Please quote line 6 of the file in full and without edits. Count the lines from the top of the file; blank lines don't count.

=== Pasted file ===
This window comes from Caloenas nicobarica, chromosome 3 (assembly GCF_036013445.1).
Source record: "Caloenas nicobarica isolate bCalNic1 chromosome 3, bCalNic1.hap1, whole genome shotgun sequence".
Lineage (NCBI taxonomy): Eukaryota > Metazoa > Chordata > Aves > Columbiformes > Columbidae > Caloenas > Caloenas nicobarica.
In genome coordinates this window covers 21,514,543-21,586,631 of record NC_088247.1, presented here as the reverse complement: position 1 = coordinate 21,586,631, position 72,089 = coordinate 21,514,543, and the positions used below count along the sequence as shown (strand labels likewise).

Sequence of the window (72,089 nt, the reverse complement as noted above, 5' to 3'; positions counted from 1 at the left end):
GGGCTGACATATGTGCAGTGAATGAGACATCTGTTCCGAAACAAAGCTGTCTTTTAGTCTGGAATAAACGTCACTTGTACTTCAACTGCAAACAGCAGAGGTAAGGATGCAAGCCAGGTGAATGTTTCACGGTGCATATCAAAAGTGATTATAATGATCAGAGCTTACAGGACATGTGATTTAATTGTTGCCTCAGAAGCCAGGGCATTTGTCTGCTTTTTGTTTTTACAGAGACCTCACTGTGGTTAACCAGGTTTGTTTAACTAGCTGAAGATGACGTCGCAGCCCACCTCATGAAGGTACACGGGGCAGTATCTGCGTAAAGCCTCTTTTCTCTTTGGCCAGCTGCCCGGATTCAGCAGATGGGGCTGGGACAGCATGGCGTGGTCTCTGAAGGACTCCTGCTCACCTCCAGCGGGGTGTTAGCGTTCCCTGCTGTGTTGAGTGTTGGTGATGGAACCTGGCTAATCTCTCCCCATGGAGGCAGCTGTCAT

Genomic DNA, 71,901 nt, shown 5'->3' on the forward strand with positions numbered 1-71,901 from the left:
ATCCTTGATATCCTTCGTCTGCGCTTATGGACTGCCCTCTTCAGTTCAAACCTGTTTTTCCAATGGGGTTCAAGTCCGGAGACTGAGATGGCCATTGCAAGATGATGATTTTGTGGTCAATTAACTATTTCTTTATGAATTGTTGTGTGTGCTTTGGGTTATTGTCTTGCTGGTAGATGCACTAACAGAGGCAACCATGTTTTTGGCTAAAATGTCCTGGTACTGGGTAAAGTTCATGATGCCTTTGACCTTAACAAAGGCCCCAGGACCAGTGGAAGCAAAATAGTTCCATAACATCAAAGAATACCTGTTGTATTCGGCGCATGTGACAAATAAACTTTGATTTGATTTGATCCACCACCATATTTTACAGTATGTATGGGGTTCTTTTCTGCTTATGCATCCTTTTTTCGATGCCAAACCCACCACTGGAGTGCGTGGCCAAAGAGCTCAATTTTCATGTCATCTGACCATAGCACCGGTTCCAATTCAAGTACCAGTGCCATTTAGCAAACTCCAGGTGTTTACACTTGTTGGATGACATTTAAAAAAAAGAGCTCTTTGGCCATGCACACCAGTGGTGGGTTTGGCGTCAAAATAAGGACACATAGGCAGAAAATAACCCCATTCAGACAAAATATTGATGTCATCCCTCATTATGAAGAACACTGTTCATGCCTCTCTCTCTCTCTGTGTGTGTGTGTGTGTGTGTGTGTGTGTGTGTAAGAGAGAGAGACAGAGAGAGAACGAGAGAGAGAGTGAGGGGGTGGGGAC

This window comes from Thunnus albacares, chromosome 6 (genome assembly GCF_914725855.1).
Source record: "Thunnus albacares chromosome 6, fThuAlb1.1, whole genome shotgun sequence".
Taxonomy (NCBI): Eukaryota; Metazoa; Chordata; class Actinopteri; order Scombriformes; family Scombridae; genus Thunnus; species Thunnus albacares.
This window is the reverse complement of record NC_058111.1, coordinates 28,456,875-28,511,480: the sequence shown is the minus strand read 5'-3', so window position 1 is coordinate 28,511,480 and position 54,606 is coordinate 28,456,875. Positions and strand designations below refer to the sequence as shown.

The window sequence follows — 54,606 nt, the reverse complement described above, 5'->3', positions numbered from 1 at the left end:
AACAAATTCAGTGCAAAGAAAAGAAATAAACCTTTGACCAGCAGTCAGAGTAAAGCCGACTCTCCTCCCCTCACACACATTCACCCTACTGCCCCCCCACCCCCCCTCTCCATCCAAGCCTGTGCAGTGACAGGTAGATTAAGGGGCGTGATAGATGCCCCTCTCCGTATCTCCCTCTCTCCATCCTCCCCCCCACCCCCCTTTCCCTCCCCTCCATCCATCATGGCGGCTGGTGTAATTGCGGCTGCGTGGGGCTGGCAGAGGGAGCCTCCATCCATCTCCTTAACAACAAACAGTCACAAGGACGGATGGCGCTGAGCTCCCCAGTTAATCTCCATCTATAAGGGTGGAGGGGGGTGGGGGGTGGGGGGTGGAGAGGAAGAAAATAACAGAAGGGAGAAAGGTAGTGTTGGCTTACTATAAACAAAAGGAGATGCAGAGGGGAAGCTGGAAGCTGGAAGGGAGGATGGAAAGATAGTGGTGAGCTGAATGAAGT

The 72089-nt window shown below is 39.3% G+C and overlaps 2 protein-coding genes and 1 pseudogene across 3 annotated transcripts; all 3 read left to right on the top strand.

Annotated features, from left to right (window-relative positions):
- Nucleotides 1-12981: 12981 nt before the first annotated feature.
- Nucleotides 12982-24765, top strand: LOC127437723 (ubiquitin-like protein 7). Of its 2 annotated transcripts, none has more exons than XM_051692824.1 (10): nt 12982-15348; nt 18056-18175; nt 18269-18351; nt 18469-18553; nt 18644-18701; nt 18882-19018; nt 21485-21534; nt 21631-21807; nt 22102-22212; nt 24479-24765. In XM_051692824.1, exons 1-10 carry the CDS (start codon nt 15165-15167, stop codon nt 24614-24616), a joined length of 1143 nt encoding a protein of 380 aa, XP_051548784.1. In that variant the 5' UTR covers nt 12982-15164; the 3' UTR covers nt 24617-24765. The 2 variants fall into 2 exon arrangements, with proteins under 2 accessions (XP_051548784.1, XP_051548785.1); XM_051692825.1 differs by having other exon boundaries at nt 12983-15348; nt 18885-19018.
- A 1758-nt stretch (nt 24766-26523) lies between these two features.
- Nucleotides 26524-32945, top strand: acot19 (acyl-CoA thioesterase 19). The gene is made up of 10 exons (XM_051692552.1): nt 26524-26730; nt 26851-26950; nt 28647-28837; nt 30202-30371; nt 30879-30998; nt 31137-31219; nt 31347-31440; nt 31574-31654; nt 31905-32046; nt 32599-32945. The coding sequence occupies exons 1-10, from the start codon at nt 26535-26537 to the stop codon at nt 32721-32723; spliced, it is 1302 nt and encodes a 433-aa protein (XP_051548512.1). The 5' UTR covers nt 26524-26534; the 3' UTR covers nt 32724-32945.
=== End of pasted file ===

GGGCTGACATATGTGCAGTGAATGAGACATCTGTTCCGAAACAAAGCTGTCTTTTAGTCTGGAATAAACGTCACTTGTACTTCAACTGCAAACAGCAGAGGTAAGGATGCAAGCCAGGTGAATGTTTCACGGTGCATATCAAAAGTGATTATAATGATCAGAGCTTACAGGACATGTGATTTAATTGTTGCCTCAGAAGCCAGGGCATTTGTCTGCTTTTTGTTTTTACAGAGACCTCACTGTGGTTAACCAGGTTTGTTTAACTAGCTGAAGATGACGTCGCAGCCCACCTCATGAAGGTACACGGGGCAGTATCTGCGTAAAGCCTCTTTTCTCTTTGGCCAGCTGCCCGGATTCAGCAGATGGGGCTGGGACAGCATGGCGTGGTCTCTGAAGGACTCCTGCTCACCTCCAGCGGGGTGTTAGCGTTCCCTGCTGTGTTGAGTGTTGGTGATGGAACCTGGCTAATCTCTCCCCATGGAGGCAGCTGTCAT